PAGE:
Investigators are talking to witnesses and examining the wreckage to try to determine the cause of Tuesday night's deadly crane collapse at the 7-train extension construction site.
Michael Simmermeyer, 30, was killed when two pieces of a crane dislodged and crashed down at the site on Manhattan's West Side.
One section of the crane is said to have been 80 feet long.
Emergency responders had to conduct a difficult high-angle rescue to pull workers from a pit 60 feet below the surface.
"It was extremely dangerous because we had construction material that wasn't stable and the crane was leaning against the building, so it was an expedited removal but we had some difficulty because of the trauma," said FDNY Deputy Chief Jackie Sullivan.
"I knew him as a co-worker and friend. We would just go get lunch together," said Simmermeyer's co-worker Joe Travers.
"Just worked at the World Trade Center with him, and I worked with him here, once or twice. Good kid," said Simmermeyer's co-worker Kevin Hayes.
Simmermeyer was employed by a subcontractor.
MTA officials say the crane was a Manitowoc 4100, owned and operated by Yonkers Contracting.
Another worker, employed by Yonkers, suffered a leg injury in the collapse.
Witnesses reported hearing a cable snap just before 7:30 p.m., and seeing two parts of a crane dislodge and fall into the pit where workers were building the 7-train extension.
Work at the site has been halted while the MTA and the Buildings Department try to figure out the cause of the accident.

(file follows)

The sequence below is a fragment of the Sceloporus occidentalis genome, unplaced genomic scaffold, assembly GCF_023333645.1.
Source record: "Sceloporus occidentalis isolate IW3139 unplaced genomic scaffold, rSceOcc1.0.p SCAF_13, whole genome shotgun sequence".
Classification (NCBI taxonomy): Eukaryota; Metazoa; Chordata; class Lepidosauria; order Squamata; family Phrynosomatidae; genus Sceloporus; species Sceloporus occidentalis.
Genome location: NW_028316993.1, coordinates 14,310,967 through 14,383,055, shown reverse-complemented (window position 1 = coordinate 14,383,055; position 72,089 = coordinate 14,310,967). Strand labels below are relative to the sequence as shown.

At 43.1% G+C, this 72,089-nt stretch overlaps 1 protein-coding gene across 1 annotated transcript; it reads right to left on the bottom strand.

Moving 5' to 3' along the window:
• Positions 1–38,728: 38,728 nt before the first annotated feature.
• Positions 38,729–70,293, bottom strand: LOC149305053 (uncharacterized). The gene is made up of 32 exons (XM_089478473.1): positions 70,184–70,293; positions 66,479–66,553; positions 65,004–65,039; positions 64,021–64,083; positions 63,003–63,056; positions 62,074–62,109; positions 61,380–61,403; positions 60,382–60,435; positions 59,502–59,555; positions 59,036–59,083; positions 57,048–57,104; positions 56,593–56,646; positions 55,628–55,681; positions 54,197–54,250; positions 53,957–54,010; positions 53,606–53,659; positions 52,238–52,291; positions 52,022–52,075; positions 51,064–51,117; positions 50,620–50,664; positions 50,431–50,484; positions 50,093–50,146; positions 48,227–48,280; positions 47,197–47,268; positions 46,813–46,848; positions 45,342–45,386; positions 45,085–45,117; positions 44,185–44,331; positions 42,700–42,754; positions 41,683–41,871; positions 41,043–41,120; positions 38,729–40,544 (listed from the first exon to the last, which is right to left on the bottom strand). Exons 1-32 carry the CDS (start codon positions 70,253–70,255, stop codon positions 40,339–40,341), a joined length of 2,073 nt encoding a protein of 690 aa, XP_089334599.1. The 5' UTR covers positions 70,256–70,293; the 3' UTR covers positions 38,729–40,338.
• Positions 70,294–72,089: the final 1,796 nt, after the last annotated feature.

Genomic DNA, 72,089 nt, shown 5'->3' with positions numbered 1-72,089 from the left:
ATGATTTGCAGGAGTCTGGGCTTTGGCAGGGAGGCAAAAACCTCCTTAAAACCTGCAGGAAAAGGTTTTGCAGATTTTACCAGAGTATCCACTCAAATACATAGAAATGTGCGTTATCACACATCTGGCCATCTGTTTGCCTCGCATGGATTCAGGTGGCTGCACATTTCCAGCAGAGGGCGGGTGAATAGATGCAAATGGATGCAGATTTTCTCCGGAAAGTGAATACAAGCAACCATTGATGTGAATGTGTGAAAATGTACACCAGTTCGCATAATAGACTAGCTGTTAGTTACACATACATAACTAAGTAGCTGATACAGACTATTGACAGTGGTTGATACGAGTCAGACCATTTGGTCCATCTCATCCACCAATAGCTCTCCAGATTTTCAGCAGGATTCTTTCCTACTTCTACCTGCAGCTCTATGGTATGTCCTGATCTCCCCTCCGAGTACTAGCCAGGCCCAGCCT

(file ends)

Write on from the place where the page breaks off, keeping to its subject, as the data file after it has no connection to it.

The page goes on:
No negligence is suspected at this point in the investigation.
Speaking to reporters Wednesday, Mayor Michael Bloomberg said he's confident any issues regarding safety would be dealt with.
"We have a whole bunch of new laws that if you remember," Bloomberg said. "We're also incidentally pushing for a change in the exams that crane operators have to take. There's a, one of the unions is violently opposed to our crane operators that work here taking a national test."
The city tightened its rules surrounding the use of cranes following two deadly crane collapses in 2008. However, the city's regulations are different than those required for state agencies.
City Council Speaker Christine Quinn also weighed in on the accident Wednesday and says state agencies should have to follow the same regulations for projects within the city, including submitting an engineer's report on the use and placement of certain equipment which would include cranes.
"We need the MTA and other state agencies to give the city oversight and authority at these construction sites," Quinn said. "In fact, the MTA should follow the lead of the Port Authority that has entered into a memorandum of understanding with the city around crane safety issues."
The MTA has ordered crane inspections at all of its construction sites and issued a statement of condolence to the Simmermeyer family.